At the Crossroad — Which way will you choose? Most of us have had at least three significant turning points in our lives, moments in which we were making momentous […]
Recipe for Mind
This year has passed in such a whirlwind that I didn’t stop long enough to do a proper spring cleaning. I am not what anyone would call obsessive-compulsive about cleaning, but I do recognize the power of releasing clutter – something that inevitably builds up in many nooks and crannies of my home and office.
My good friend and colleague, Dr. Mary Bryant told me the other day that “a good definition of mental health is the process of creating order out of chaos.” I know that one of the main principles of the “space-clearing” or Western school of feng shui is about getting rid of clutter as the number one priority in creating a healthy, productive and supportive working/living space. (Here’s an article I wrote about a decade ago on the benefits organizing through feng shui.)
So I decided that I would do a “Fall Clearing” as opposed to spring cleaning. But I also realized that it didn’t have to be done “all at once” in a frenzy, my usual modus operandi. It’s a fact of human nature – when we anticipate having to do something that is not our favorite pastime, we tend to procrastinate and resist.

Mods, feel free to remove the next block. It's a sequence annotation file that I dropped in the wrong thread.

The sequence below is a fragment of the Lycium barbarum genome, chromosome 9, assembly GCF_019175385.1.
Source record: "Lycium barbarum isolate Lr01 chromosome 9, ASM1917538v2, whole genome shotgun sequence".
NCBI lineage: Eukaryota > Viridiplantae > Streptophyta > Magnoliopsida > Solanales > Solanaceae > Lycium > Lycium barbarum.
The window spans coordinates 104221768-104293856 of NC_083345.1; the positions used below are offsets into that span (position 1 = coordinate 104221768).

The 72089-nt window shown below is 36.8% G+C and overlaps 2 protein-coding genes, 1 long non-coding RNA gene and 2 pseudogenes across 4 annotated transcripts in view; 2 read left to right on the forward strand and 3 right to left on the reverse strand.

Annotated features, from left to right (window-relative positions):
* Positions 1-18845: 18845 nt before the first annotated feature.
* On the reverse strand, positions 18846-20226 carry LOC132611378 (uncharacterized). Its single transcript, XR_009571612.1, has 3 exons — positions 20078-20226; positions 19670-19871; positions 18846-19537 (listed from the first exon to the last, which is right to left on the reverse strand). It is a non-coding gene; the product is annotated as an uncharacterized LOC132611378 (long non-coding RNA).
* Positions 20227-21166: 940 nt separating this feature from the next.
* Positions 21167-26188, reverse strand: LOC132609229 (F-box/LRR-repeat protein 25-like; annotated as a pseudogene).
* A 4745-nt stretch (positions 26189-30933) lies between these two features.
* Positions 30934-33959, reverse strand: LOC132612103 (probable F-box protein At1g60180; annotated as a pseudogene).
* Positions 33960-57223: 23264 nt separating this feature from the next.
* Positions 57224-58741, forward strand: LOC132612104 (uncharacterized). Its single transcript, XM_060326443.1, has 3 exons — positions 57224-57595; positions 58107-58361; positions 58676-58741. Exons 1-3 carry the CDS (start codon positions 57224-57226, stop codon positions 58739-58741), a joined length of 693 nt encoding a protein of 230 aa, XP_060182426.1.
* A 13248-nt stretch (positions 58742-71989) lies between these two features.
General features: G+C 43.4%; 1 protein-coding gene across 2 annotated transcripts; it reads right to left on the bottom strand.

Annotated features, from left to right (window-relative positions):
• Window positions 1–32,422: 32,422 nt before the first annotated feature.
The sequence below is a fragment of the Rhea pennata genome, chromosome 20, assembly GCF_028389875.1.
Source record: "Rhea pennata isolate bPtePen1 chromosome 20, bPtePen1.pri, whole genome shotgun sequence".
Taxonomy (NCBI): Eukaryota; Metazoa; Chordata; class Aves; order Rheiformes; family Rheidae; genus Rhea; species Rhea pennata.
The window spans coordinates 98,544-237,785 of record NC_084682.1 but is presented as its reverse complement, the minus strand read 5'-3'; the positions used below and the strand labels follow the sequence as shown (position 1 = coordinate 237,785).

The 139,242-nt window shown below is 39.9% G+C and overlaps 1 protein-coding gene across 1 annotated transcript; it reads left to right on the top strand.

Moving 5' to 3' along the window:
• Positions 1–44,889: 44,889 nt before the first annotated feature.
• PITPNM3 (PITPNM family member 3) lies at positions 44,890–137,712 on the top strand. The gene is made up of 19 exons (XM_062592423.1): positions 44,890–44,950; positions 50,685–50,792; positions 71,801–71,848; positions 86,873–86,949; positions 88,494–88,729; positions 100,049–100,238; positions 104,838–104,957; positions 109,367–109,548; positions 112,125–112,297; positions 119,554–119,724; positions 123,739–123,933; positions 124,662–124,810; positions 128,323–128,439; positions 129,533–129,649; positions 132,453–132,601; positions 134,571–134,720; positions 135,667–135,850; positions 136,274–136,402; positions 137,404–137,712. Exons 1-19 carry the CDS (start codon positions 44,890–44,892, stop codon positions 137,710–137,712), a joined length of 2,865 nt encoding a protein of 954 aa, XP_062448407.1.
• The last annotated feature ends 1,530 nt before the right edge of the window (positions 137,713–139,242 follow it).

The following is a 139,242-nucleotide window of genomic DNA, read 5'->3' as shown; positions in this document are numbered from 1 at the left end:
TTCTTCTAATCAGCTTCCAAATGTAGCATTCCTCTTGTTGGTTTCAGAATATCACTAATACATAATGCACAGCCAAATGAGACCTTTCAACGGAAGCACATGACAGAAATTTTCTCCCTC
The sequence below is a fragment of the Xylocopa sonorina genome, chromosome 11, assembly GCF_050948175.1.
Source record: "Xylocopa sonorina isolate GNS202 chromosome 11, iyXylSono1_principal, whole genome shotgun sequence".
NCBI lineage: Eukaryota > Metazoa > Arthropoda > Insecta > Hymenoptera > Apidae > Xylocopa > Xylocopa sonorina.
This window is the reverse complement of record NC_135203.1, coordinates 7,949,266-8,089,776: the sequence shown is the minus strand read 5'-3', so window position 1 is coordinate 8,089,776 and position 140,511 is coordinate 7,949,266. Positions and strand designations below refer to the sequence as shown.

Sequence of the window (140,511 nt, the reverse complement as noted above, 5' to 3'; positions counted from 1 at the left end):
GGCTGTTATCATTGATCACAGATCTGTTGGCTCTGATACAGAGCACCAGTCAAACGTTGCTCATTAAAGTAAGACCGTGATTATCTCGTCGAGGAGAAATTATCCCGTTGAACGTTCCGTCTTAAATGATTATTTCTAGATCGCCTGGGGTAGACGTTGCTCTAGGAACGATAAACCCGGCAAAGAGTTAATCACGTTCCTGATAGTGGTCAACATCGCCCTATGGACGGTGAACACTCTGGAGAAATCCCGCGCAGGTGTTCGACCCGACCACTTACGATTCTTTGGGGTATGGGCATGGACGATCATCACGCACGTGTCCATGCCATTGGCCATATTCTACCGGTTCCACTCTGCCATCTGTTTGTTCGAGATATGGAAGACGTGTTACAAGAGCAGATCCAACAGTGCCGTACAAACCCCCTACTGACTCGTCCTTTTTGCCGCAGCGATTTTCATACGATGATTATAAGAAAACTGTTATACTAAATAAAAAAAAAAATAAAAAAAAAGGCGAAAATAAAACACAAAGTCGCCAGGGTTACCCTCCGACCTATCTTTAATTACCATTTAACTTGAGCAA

Recipe for Mind
If you operate on the premise that “if you’d only try harder, you can achieve perfection,” you are could be seriously exhausting yourself in a hopeless exercise. The State of Perfection is situated somewhere between Shangri-La and La-La Land; a place where absolutes of any kind belong, since they certainly don’t exist in real life.
There is no such thing as a perfect body, a perfect relationship, or the perfect job. Bodies can’t be perfect – they age and respond to environmental conditions. Relationships can’t be perfect – they evolve and go through rough patches Even the best careers have up and down cycles. I think that about the only thing that can be described as “perfect” is a moment – something lovely and ephemeral, existing for a brief interval and then becomes a memory.
An immutable law of the mind states, “the more you try to do something, the less you are able to do it.” Have you ever tried desperately to fall asleep at night, and couldn’t until you finally gave up? The act of “trying” to be perfect is a futile one, and destined to fail.
An inalterable law of suggestion is “Avoid Perfectionism.” There are certain words in every language that carry a strong emotional charge – such as “perfect” and “try.” Hearing or thinking these words starts a feedback loop in our heads, reminding us how we can never be quite good enough. Whenever you “hear” the voice in your own head urging you to work on being perfect, know that you are getting misinformation. Thinking in terms of achieving your “personal best” or “improving yourself day-by-day,” doesn’t trigger the same negative reactions.